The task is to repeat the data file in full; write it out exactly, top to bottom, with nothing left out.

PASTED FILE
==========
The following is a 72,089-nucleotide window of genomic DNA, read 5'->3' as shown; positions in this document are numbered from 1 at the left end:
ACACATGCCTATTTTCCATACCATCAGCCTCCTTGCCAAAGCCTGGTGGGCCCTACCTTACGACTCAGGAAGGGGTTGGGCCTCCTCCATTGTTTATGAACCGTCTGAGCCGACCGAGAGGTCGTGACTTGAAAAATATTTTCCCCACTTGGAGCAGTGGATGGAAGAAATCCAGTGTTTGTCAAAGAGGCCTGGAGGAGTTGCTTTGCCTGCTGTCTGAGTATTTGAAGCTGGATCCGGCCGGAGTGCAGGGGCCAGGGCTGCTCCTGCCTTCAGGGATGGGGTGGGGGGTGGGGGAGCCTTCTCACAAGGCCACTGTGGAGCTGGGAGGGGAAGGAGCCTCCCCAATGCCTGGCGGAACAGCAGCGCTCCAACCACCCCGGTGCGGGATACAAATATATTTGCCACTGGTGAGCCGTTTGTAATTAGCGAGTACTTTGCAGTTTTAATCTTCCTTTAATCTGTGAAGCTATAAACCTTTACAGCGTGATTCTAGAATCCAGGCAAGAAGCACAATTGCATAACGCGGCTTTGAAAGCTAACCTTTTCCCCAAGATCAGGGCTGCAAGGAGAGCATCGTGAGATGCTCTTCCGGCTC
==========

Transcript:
The following is a 72,089-nucleotide window of genomic DNA, read 5'->3' as shown; positions in this document are numbered from 1 at the left end:
ACACATGCCTATTTTCCATACCATCAGCCTCCTTGCCAAAGCCTGGTGGGCCCTACCTTACGACTCAGGAAGGGGTTGGGCCTCCTCCATTGTTTATGAACCGTCTGAGCCGACCGAGAGGTCGTGACTTGAAAAATATTTTCCCCACTTGGAGCAGTGGATGGAAGAAATCCAGTGTTTGTCAAAGAGGCCTGGAGGAGTTGCTTTGCCTGCTGTCTGAGTATTTGAAGCTGGATCCGGCCGGAGTGCAGGGGCCAGGGCTGCTCCTGCCTTCAGGGATGGGGTGGGGGGTGGGGGAGCCTTCTCACAAGGCCACTGTGGAGCTGGGAGGGGAAGGAGCCTCCCCAATGCCTGGCGGAACAGCAGCGCTCCAACCACCCCGGTGCGGGATACAAATATATTTGCCACTGGTGAGCCGTTTGTAATTAGCGAGTACTTTGCAGTTTTAATCTTCCTTTAATCTGTGAAGCTATAAACCTTTACAGCGTGATTCTAGAATCCAGGCAAGAAGCACAATTGCATAACGCGGCTTTGAAAGCTAACCTTTTCCCCAAGATCAGGGCTGCAAGGAGAGCATCGTGAGATGCTCTTCCGGCTC